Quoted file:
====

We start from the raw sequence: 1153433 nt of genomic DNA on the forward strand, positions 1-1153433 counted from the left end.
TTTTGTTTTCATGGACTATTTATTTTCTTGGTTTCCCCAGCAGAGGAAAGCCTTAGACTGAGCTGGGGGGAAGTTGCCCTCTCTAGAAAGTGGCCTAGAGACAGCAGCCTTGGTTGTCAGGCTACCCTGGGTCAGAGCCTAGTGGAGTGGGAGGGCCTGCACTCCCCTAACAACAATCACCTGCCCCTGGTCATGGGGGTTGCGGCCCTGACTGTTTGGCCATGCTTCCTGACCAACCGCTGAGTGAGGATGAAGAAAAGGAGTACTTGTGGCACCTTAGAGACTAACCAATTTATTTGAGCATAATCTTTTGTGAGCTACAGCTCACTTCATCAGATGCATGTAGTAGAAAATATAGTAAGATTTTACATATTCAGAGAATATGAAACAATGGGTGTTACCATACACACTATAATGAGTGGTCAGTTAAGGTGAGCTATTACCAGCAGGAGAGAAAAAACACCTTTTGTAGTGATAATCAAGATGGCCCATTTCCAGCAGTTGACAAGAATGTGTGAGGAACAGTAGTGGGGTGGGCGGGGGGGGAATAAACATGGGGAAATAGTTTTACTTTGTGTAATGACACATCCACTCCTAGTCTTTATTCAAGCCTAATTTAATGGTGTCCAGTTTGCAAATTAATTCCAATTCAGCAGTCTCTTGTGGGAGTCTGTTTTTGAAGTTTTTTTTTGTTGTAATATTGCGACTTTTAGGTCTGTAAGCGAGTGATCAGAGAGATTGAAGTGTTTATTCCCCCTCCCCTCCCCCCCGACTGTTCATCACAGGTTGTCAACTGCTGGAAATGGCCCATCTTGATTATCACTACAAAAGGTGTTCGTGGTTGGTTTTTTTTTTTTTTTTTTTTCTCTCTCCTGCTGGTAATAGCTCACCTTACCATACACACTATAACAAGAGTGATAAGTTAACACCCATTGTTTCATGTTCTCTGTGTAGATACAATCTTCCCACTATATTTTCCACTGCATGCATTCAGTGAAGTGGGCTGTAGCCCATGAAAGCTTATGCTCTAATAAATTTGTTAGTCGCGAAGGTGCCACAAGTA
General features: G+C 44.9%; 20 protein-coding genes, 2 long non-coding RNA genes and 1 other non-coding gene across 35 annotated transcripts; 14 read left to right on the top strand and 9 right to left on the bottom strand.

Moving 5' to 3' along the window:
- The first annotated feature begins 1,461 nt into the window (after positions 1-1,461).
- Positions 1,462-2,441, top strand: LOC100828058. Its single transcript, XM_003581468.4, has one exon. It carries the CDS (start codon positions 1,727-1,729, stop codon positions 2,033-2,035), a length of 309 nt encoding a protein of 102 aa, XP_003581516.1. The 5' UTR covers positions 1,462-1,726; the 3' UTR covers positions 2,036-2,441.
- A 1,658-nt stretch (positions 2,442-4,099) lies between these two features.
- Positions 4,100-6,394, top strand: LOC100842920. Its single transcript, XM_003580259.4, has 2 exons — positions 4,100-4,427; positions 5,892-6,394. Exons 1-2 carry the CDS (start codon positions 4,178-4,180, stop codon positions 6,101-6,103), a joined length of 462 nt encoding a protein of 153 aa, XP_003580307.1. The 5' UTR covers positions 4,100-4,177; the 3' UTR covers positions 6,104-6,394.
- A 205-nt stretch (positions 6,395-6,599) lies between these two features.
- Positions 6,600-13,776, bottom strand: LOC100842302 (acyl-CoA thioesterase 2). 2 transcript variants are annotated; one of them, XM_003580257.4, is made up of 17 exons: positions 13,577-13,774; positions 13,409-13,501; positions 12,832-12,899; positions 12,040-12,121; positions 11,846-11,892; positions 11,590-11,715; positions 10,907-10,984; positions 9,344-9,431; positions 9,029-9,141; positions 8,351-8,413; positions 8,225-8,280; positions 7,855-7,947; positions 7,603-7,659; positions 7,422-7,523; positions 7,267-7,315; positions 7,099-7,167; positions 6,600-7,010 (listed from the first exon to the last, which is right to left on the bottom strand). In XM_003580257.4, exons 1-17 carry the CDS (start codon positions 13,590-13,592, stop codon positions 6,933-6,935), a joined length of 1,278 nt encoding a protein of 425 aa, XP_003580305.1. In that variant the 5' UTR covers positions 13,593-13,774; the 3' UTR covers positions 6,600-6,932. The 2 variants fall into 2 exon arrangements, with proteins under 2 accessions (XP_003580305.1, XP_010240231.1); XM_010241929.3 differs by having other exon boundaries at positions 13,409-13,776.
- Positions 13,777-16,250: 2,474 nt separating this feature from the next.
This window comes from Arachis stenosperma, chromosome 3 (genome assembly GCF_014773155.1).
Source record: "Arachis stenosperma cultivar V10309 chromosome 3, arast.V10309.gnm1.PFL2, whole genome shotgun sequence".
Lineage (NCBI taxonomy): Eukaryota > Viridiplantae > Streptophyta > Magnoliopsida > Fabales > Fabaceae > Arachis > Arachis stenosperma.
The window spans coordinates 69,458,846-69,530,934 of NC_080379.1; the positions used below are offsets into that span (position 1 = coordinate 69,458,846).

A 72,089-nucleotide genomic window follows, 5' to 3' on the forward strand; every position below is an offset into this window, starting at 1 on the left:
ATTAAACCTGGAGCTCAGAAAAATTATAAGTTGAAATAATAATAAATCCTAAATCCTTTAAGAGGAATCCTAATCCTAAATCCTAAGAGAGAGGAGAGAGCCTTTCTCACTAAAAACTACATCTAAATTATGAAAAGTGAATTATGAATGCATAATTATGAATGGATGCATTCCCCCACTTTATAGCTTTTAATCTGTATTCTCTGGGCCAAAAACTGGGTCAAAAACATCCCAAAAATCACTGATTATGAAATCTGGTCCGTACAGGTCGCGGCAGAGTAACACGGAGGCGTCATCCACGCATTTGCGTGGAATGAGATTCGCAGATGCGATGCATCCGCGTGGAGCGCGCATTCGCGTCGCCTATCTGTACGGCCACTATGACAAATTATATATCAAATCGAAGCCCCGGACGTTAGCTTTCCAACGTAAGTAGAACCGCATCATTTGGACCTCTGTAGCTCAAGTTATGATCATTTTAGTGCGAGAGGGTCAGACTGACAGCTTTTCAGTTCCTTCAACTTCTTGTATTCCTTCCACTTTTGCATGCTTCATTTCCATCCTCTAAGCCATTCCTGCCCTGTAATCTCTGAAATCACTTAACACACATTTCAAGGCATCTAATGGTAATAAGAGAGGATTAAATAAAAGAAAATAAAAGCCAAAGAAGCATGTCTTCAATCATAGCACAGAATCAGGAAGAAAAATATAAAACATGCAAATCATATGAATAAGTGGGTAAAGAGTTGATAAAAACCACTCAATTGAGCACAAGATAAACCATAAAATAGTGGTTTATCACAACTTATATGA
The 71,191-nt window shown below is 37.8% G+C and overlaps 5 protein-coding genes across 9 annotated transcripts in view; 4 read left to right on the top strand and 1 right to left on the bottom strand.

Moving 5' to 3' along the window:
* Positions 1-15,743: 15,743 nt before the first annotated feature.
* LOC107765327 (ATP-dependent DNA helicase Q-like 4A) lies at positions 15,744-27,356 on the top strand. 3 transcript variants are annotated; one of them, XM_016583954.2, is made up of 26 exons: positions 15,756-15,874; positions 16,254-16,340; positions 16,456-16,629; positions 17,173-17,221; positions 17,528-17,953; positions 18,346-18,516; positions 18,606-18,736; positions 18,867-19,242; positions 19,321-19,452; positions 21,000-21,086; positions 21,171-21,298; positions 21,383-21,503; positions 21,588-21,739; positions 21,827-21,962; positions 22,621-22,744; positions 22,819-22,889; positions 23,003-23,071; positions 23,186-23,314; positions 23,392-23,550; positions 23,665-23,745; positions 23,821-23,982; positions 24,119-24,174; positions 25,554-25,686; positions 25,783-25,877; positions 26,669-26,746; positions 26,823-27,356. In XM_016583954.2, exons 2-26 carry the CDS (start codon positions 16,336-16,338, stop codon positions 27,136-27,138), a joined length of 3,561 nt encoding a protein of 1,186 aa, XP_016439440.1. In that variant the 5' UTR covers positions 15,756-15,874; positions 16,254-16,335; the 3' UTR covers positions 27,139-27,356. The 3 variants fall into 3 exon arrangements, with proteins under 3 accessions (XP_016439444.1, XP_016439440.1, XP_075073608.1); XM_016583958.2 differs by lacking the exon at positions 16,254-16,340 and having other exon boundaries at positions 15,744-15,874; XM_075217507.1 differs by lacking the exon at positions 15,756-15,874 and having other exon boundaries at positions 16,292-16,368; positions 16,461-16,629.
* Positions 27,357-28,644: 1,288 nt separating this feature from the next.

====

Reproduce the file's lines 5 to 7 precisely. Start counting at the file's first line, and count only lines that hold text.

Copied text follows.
- The first annotated feature begins 1,461 nt into the window (after positions 1-1,461).
- Positions 1,462-2,441, top strand: LOC100828058. Its single transcript, XM_003581468.4, has one exon. It carries the CDS (start codon positions 1,727-1,729, stop codon positions 2,033-2,035), a length of 309 nt encoding a protein of 102 aa, XP_003581516.1. The 5' UTR covers positions 1,462-1,726; the 3' UTR covers positions 2,036-2,441.
- A 1,658-nt stretch (positions 2,442-4,099) lies between these two features.